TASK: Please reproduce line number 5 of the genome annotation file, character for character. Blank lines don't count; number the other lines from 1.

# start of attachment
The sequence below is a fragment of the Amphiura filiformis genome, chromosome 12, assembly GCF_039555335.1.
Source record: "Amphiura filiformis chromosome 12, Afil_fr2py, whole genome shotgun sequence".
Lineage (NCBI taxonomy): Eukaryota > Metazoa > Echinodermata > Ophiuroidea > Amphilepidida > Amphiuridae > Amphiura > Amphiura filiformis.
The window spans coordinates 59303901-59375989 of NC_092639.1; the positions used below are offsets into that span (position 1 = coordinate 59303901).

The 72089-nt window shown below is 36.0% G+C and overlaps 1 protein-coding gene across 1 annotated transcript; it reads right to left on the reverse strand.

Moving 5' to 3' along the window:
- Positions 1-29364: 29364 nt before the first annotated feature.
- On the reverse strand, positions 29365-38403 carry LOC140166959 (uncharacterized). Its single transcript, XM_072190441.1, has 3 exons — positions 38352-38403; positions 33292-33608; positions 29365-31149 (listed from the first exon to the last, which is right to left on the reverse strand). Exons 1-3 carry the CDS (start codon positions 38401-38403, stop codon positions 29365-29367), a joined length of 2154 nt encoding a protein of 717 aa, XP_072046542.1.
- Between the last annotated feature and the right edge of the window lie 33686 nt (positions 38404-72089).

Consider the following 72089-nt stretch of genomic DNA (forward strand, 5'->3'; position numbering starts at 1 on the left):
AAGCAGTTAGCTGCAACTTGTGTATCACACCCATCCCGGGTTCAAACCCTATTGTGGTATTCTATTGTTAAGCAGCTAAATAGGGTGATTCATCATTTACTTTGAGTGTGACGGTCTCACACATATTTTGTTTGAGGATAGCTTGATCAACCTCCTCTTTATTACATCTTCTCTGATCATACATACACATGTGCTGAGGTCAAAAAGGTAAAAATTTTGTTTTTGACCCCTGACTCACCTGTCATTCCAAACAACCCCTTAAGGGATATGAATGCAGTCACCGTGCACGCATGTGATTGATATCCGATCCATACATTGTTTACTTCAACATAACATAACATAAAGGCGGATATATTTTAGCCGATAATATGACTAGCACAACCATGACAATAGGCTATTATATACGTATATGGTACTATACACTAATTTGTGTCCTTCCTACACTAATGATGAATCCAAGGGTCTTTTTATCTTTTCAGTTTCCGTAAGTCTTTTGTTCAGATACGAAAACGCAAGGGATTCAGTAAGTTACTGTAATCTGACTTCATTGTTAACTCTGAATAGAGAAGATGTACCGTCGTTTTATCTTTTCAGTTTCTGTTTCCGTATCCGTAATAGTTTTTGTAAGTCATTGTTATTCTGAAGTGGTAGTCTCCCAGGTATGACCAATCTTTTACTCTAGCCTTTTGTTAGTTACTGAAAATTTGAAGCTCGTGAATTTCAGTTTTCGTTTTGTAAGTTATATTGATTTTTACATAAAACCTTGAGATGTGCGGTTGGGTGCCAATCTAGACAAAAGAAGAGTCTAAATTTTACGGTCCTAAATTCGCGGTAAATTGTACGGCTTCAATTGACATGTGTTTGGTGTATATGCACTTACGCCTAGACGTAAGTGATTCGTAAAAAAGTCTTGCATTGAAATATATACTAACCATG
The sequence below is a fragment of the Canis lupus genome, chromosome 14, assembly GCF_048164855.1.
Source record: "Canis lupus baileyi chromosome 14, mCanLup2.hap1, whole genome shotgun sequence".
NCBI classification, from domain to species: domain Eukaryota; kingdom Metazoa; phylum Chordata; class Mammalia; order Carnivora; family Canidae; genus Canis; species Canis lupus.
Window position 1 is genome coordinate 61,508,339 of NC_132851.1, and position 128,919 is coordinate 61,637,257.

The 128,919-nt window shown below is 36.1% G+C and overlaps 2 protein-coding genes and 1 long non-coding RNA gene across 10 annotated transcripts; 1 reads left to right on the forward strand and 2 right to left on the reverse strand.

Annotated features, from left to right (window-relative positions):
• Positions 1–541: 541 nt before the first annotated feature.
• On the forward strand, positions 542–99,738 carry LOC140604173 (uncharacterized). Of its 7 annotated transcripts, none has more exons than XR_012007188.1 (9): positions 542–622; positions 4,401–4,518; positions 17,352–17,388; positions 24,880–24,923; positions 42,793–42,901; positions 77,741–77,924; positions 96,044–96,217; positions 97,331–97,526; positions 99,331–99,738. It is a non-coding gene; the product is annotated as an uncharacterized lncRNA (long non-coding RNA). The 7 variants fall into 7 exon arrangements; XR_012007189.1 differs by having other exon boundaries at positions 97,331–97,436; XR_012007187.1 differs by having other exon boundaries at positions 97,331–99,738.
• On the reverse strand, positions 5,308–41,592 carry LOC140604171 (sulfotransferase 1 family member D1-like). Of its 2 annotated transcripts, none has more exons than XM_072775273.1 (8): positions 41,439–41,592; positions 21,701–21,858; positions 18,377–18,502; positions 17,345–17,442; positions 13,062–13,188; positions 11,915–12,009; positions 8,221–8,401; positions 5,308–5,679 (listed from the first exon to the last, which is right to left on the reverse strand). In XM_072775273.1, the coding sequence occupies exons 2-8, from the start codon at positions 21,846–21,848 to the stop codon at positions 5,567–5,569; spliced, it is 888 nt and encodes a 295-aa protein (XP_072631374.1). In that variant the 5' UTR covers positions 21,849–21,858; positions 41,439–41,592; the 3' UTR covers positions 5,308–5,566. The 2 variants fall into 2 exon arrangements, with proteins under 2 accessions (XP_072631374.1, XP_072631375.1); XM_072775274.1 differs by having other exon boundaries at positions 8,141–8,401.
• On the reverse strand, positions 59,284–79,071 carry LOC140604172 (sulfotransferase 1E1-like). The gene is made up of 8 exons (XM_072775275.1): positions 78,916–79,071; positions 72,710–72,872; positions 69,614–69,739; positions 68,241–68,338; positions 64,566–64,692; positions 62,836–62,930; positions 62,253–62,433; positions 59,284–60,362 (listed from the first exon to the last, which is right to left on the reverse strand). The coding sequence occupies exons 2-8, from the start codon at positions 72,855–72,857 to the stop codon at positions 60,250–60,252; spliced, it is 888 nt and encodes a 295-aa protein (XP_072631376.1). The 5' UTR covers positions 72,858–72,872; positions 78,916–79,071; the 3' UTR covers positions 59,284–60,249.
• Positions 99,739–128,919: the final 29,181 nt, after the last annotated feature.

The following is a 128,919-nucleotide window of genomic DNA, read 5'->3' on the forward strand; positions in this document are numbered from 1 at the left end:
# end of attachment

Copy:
The 72089-nt window shown below is 36.0% G+C and overlaps 1 protein-coding gene across 1 annotated transcript; it reads right to left on the reverse strand.